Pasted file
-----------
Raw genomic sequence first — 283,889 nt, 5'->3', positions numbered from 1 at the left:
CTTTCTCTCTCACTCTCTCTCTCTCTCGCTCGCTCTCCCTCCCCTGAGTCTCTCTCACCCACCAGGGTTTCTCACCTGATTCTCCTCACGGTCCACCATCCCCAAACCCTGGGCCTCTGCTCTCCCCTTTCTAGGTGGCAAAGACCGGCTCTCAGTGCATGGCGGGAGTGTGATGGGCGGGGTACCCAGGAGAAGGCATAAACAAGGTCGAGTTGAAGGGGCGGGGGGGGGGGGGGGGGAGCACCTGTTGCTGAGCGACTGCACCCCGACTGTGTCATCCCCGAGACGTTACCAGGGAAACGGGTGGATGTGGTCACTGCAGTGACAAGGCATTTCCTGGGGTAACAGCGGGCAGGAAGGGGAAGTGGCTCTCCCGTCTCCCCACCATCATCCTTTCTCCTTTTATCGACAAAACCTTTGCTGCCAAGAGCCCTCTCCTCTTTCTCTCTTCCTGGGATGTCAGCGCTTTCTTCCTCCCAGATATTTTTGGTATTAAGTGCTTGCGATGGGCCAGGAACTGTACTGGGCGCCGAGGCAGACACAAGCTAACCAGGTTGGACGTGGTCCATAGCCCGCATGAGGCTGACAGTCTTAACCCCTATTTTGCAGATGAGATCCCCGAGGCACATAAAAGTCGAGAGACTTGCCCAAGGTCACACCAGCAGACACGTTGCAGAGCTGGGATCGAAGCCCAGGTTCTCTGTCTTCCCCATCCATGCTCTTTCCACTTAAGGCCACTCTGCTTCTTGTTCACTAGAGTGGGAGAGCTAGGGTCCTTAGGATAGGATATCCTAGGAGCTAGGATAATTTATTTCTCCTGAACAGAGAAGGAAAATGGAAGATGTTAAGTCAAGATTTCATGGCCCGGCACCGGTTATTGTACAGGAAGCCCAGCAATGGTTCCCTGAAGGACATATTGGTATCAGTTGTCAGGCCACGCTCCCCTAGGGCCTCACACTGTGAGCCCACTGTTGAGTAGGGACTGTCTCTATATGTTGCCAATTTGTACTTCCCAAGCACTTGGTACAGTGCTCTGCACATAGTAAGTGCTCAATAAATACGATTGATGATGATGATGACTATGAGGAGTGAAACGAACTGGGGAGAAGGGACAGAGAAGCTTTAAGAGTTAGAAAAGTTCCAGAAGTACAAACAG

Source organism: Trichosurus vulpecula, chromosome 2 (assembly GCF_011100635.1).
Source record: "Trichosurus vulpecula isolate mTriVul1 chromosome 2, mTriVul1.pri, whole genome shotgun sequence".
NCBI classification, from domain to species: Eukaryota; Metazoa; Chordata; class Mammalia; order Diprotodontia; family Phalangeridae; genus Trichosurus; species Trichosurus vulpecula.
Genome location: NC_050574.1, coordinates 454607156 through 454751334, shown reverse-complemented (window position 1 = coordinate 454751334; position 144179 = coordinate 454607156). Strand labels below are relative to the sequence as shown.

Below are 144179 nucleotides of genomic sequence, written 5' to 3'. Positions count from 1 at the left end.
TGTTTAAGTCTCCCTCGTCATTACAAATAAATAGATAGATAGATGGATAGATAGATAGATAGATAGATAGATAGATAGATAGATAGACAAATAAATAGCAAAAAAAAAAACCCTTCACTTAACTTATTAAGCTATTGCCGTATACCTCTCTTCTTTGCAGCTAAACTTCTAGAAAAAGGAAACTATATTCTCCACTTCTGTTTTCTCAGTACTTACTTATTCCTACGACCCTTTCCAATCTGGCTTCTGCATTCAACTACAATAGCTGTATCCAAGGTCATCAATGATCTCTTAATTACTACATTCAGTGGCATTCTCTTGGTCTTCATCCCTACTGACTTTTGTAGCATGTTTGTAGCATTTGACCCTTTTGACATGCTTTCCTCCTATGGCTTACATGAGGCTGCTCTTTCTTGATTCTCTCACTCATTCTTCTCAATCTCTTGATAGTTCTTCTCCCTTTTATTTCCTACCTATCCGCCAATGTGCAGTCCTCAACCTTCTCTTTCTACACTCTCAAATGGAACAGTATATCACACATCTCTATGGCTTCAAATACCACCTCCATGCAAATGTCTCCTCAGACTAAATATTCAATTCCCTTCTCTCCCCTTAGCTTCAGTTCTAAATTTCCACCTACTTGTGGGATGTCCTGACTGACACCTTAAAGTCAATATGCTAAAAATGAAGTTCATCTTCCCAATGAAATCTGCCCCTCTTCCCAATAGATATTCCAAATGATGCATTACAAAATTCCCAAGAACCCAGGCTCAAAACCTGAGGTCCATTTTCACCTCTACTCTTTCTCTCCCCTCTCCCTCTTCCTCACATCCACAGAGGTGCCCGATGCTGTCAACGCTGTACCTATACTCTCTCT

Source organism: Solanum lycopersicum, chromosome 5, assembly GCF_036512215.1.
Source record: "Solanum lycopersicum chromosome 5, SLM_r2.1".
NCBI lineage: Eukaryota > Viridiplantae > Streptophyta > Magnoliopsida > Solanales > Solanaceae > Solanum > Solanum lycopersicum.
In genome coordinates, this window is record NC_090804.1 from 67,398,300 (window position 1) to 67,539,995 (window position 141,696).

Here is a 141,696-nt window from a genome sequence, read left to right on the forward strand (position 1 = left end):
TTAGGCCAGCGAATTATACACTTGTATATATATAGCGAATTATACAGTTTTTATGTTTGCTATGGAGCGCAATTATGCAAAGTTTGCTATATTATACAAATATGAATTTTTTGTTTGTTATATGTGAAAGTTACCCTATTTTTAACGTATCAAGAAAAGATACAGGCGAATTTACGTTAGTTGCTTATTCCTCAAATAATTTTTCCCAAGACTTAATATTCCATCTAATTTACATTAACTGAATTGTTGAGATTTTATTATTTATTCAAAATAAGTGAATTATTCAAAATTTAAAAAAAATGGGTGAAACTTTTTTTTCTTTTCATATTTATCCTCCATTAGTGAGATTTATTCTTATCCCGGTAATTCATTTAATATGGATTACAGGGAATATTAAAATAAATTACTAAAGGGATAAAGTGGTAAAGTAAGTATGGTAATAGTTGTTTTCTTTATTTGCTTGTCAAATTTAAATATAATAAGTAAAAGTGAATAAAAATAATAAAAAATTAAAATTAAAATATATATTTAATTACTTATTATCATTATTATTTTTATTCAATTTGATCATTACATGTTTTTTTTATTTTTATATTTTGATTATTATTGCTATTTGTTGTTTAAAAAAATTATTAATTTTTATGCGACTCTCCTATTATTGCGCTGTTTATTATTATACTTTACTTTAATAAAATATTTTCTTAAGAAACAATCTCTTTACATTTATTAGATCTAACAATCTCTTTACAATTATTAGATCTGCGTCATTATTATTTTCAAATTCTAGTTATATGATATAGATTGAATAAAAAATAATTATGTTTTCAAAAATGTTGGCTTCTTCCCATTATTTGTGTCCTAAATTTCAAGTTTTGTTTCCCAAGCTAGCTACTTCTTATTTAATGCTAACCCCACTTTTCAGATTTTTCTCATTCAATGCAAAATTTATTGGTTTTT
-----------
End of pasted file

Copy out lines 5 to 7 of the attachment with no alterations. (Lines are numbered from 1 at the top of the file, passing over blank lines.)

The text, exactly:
NCBI classification, from domain to species: Eukaryota; Metazoa; Chordata; class Mammalia; order Diprotodontia; family Phalangeridae; genus Trichosurus; species Trichosurus vulpecula.
Genome location: NC_050574.1, coordinates 454607156 through 454751334, shown reverse-complemented (window position 1 = coordinate 454751334; position 144179 = coordinate 454607156). Strand labels below are relative to the sequence as shown.

Below are 144179 nucleotides of genomic sequence, written 5' to 3'. Positions count from 1 at the left end.